Wednesday, February 13, 2013

The Professor`s Last Lesson: Truth and Conscience

The historic declaration by His Holiness on Monday 11th February 2013 shocked, stunned and greatly saddened the Church

The inelegant clunky translation from Latin into English by the Vatican  obscures rather than clarifies what the Pope had to say

One sentence of the Declaration sticks out on this very sad occasion:
"After having repeatedly examined my conscience before God, I have come to the certainty that my strengths, due to an advanced age, are no longer suited to an adequate exercise of the Petrine ministry."

To publicly state this underlines the great humility, bravery and nobility of the man

Pope Benedict XVI has often spoken about conscience: true conscience and the errant conscience. The papacy itself is subject always to the Truth and the true conscience

One of the best known examples was at the 10th Workshop for Bishops in February 1991 (over twenty years ago) in Dallas, Texas when the then Joseph Cardinal Ratzinger said:

"Newman was much more taken by the necessity to obey recognized truth than his own preferences, that is to say, even against his own sensitivity and bonds of friendship and ties due to similar backgrounds.  
It seems to me characteristic of Newman that he emphasized truth's priority over goodness in the order of virtues. Or, to put it in a way which is more understandable for us, he emphasized truth's priority over consensus, over the accommodation of groups.  
I would say, when we are speaking of a man of conscience, we mean one who looks at things this way. A man of conscience, is one who never acquires tolerance, well- being, success, public standing, and approval on the part of prevailing opinion, at the expense of truth.  
In this regard, Newman is related to Britain's other great witness of conscience,Thomas More, for whom conscience was not at all an expression of subjective stubbornness or obstinate heroism. He numbered himself, in fact, among those fainthearted martyrs who only after faltering and much questioning succeed in mustering up obedience to conscience, mustering up obedience to the truth which must stand higher than any human tribunal or any type of personal taste.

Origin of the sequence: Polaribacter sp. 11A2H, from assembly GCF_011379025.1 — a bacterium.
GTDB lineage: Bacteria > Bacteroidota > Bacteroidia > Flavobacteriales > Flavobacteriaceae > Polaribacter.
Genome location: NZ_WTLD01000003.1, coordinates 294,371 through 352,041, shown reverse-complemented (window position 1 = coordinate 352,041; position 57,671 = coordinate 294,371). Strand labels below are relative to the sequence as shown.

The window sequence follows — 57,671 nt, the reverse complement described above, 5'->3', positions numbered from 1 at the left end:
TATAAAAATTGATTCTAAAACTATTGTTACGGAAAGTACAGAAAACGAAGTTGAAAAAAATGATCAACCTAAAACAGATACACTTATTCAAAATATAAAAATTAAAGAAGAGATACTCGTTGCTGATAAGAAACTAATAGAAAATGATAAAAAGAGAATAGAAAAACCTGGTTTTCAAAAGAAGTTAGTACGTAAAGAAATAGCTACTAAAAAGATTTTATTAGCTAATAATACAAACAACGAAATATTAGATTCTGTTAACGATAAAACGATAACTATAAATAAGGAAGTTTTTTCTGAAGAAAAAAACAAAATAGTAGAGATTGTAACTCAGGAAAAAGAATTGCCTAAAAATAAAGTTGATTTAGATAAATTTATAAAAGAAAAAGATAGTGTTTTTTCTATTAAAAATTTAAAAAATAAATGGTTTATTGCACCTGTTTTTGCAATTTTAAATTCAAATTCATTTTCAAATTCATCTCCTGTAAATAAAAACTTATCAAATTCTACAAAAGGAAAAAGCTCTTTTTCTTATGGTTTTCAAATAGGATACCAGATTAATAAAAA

Thus two standards become apparent for ascertaining the presence of a real voice or conscience. First, conscience is not identical to personal wishes and taste. Secondly, conscience cannot be reduced to social advantage, to group consensus or to the demands of political and social power.... 
Let us take a formulation of Saint Basil. The love of God which is concrete in the commandments, is not imposed on us from without, the Church Father emphasizes, but has been implanted in us beforehand. The sense for the good has been stamped upon us, Augustine puts it. We can now appreciate Newman's toast first to conscience and then to the Pope.  
The Pope cannot impose commandments on faithful Catholics because he wants to or finds it expedient. Such a modern, voluntaristic concept of authority can only distort the true theological meaning of the papacy.  
The true nature of the Petrine office has become so incomprehensible in the modern age no doubt because we only think of authority in terms which do not allow for bridges between subject and object. Accordingly, everything which does not come from the subject is thought to be externally imposed.... 
In the crisis of the Church today, the power of this recollection and the truth of the apostolic word is experienced in an entirely new way where much more so than hierarchical direction, it is the power of memory of the simple faith which leads to the discernment of spirits. One can only comprehend the primacy of the Pope and its correlation to Christian conscience in this connection.  
The true sense of this teaching authority of the Pope consists in his being the advocate of the Christian memory. The Pope does not impose from without. Rather, he elucidates the Christian memory and defends it. For this reason the toast to conscience indeed must precede the toast to the Pope because without conscience there would not be a papacy.  
All power that the papacy has is power of conscience.  
It is service to the double memory upon which the faith is based and which again and again must be purified, expanded and defended against the destruction of memory which is threatened by a subjectivity forgetful of its own foundation as well as by the pressures of social and cultural conformity."